8. Concerns have arisen about quality in assisted living, fanned by extensive media coverage in the daily press. The few studies of assisted living outcomes do not bear out those quality concerns, but there is a general uneasiness about quality issues. On the other hand, consumer complaint often focuses on being asked to leave or being forced to buy additional services from the assisted living or from private-duty attendants to remain. A review of media exposÚs shows a persistent theme that older people and their families want to stay in the very settings they complain about rather than go to a nursing home.


  9. Assisted living is poorly understood by health care providers such as primary care physicians, hospital staff, and discharge planners. Given the collection of people with high care needs under the same roof, it should be feasible to develop betters ways of monitoring and handling chronic conditions on a prospective basis, but typically health care is no better coordinated for seniors in assisted living than seniors living in their own private housing. How to provide such health care without turning the settings into medical facilities is a challenge.


  10. Another challenge in assisted living is offering care to people with dementia while maintaining the ambiance that other residents are expecting. Some assisted living settings have established Alzheimer's special care units for the benefit both of the person with cognitive impairment (who can benefit by special programming and attention) and the benefit of persons without dementia who are using the same public space.


  11. Family members play a heavier role in giving direct care in assisted living than in nursing homes, in part because the unbundled pricing make it plausible for families to decide to conserve resources by performing certain tasks, and, in part, because assisted living settings tend to rely on family members to provide transportation and to interface with health care providers.

Conclusions and Recommendations
Assisted living has been called Athe killer application,@ by David Barton Smith, a historian who is writing a book about its development in New York City and environs. This is computer jargon for a change in systems that disrupts all other systems. Assisted living really represents a fresh way of looking at housing and services, albeit one with multiple variations, and it does hold promise for a positive break-through in the way services are arranged in the next century. I view the challenges as 3-fold, since it is necessary to evolve a service pattern that simultaneously: 1) offers a residential setting that is not only Ahomelike@ but actually perceived as home in terms of its amenities and opportunities for individual control; 2) offers true services flexibly to meet needs, including services that cannot be pre-scheduled, provides a link to specialized services; and 3) maintains a philosophy of consumer choice and control and Anormal@ lifestyles for people with substantial health needs.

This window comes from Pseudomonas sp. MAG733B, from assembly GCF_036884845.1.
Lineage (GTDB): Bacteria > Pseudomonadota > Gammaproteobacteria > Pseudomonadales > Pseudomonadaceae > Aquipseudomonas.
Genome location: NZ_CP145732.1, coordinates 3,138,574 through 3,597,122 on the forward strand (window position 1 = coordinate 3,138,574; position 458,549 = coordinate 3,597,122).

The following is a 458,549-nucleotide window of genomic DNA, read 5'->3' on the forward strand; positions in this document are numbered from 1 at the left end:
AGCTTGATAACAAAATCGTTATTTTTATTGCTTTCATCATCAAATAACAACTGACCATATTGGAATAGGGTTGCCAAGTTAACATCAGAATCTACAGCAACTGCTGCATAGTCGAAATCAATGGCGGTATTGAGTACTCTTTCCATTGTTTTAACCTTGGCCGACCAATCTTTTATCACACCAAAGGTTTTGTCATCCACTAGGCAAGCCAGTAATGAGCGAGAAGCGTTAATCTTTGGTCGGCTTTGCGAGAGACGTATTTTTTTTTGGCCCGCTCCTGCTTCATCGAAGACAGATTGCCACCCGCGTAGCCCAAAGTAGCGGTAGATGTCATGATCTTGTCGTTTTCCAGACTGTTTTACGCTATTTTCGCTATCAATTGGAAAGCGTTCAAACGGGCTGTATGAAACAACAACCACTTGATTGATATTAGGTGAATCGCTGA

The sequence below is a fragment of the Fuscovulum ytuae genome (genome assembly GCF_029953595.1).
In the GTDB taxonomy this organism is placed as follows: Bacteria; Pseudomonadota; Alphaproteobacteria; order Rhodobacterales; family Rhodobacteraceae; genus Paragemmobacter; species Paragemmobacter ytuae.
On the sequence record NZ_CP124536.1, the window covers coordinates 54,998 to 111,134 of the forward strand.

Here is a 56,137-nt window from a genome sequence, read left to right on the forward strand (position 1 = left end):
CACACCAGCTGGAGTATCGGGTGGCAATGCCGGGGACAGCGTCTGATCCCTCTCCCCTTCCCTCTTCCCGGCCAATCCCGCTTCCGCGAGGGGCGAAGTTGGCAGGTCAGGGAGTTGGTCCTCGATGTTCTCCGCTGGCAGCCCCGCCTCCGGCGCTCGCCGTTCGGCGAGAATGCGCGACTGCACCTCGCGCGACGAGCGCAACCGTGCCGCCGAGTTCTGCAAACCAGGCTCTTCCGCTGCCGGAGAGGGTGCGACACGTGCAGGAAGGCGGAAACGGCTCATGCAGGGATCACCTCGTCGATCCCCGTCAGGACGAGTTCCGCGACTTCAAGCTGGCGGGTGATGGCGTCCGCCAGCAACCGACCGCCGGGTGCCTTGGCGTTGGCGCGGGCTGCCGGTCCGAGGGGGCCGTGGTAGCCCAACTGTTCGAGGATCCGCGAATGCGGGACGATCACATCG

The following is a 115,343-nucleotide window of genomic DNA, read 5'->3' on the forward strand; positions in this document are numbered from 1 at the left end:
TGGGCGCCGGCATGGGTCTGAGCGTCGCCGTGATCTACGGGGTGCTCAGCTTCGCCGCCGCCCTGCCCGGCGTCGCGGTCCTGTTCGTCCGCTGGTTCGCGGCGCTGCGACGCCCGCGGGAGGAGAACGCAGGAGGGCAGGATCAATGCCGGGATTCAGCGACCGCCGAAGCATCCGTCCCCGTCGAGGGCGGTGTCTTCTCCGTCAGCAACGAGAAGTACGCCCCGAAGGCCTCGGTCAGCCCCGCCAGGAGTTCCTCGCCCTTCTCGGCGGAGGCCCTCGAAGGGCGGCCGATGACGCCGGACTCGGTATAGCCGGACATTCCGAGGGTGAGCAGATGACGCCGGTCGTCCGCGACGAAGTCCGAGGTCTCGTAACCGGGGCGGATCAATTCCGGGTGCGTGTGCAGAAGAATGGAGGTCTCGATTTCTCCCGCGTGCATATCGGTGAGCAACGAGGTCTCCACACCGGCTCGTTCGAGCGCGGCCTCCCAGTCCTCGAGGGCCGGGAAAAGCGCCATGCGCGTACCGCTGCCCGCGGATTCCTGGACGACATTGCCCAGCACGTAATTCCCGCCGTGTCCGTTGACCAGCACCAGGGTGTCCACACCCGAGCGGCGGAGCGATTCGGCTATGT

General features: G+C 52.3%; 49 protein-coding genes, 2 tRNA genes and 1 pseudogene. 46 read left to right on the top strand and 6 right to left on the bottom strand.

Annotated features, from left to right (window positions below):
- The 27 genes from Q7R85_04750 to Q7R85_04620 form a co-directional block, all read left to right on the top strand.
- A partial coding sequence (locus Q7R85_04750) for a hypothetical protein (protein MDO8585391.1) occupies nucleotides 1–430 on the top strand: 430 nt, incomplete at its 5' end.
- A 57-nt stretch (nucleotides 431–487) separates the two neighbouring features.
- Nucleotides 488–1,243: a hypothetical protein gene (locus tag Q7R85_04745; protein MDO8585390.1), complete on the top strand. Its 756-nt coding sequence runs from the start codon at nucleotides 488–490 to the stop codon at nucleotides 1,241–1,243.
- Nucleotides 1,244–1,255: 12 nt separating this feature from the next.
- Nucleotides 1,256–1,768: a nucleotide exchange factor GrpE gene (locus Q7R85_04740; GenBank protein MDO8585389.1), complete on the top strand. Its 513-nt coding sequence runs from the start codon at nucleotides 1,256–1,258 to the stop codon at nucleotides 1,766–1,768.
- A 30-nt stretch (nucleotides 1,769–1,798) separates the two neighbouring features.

Assisted living is definitely part of the housing picture, though obviously only a part of it. Nursing homes should also be considered housing, which allows a clearer focus on why, as housing, a consumer might find the shelter inadequate and over-priced.

Among my recommendations:

  1. Do not move towards federal regulation of assisted living at this time. It is too likely that nursing home regulations would be adopted and the advantages that make assisted living so attractive to consumers in some jurisdictions might disappear. Until and unless we know what regulations are appropriate, federal regulations are highly premature.


  2. Encourage states to develop and publicize a clear typology of the licensed entities that would meet the general definition of assisted living so that consumers would understand their choices in that state. In addition some general work in developing a classification system for Assisted Living that states could draw upon would make it easier for consumers to make decisions.


  3. Encourage the refinement and study of negotiated risk contracts and nurse practice act interpretations that permit delegation.


  4. Assisted living is unlikely to be able to provide a viable service that begins with well elderly and people who need only small amounts of housekeeping and cooking help and continues all the way to persons with severe impairments such as are found in nursing homes. The former group can probably be well maintained by expansion of in-home services. Aging in place is a confusing term, since adults do move voluntarily during their lifetimes, often downsizing their homes as their children age. One vision of aging in place for assisted living begins with congregate housing and suggests the individual should never need to move. Another view begins with purpose-built assisted living and suggests the individual who already has enough disability to need service should not need to move once they enter the assisted living setting. It seems more productive to favor the latter strategy.